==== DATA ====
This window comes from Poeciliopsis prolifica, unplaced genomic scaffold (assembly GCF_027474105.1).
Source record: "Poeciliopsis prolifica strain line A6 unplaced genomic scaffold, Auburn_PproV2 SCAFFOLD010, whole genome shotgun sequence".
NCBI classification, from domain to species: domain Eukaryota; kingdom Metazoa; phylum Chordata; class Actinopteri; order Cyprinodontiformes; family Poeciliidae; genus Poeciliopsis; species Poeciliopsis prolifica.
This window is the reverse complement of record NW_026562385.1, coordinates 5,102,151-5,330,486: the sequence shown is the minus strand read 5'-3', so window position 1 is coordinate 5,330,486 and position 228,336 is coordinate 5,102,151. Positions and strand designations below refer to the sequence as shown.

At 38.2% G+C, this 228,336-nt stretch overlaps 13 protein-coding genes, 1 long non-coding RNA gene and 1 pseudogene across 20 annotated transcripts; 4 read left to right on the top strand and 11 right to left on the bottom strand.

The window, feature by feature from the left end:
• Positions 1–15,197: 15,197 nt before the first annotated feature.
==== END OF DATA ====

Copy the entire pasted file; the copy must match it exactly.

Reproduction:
This window comes from Poeciliopsis prolifica, unplaced genomic scaffold (assembly GCF_027474105.1).
Source record: "Poeciliopsis prolifica strain line A6 unplaced genomic scaffold, Auburn_PproV2 SCAFFOLD010, whole genome shotgun sequence".
NCBI classification, from domain to species: domain Eukaryota; kingdom Metazoa; phylum Chordata; class Actinopteri; order Cyprinodontiformes; family Poeciliidae; genus Poeciliopsis; species Poeciliopsis prolifica.
This window is the reverse complement of record NW_026562385.1, coordinates 5,102,151-5,330,486: the sequence shown is the minus strand read 5'-3', so window position 1 is coordinate 5,330,486 and position 228,336 is coordinate 5,102,151. Positions and strand designations below refer to the sequence as shown.

At 38.2% G+C, this 228,336-nt stretch overlaps 13 protein-coding genes, 1 long non-coding RNA gene and 1 pseudogene across 20 annotated transcripts; 4 read left to right on the top strand and 11 right to left on the bottom strand.

The window, feature by feature from the left end:
• Positions 1–15,197: 15,197 nt before the first annotated feature.